This is a spectacularly thoughtful and insightful piece by Eugen Kiss on testing: Different kinds of tests have different costs and benefits. You have finite resources to distribute into testing. You want to get the most out of your tests, so use the most economic testing approach. He goes on to describe why he believes that integration tests provide better ROI than unit tests and end-to-end tests. Then he turns his aim on unit tests in particular: There is the claim that making your code unit-testable will improve its quality. Many arguments and some empirical evidence in favor of that claim exist so I will put light on the other side… Unit tests ossify the internal structure of the code. Click through to read his whole argument, but I will say in my experience unit tests only ossify the structure when I do them poorly. In other words, the better I get at unit testing, the more useful they become. In light of that, Eugen’s big takeaway at the end might be 💯 on point: If you desire clear, albeit unnuanced, instructions, here is what you should do: Use a typed language. Focus on integration and end-to-end tests. Use unit tests only where they make sense (e.g. pure algorithmic code with complex corner cases). Be economic. Be lean.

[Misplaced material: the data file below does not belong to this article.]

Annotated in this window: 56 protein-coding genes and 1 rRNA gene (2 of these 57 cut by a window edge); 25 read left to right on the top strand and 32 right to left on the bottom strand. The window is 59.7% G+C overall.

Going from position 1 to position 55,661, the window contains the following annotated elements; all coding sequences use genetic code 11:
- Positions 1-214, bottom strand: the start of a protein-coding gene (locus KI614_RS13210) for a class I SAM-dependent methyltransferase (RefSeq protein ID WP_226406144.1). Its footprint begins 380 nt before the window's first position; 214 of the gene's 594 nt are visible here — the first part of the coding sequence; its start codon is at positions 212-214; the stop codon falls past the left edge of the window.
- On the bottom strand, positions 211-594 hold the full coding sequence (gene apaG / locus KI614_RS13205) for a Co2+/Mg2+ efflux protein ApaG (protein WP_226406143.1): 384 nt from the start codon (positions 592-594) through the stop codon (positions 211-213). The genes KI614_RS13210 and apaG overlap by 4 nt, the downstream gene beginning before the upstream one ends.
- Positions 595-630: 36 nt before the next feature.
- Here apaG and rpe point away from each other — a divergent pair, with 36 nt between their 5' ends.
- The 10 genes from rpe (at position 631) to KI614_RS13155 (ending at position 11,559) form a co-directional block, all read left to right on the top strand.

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Daniel Stenberg daniel.haxx.se

QUIC will officially become HTTP/3

We recently talked with Daniel Stenberg about HTTP/2 and QUIC, so this news comes with little surprise looking back on that conversation with hindsight. The protocol that’s been called HTTP-over-QUIC for quite some time has now changed name and will officially become HTTP/3. This was triggered by this original suggestion by Mark Nottingham. On November 7, 2018 Dmitri of Litespeed announced that they and Facebook had successfully done the first interop ever between two HTTP/3 implementations. Mike Bihop’s follow-up presentation in the HTTPbis session on the topic can be seen here. The consensus in the end of that meeting said the new name is HTTP/3!

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ZEIT Icon ZEIT

Now 2.0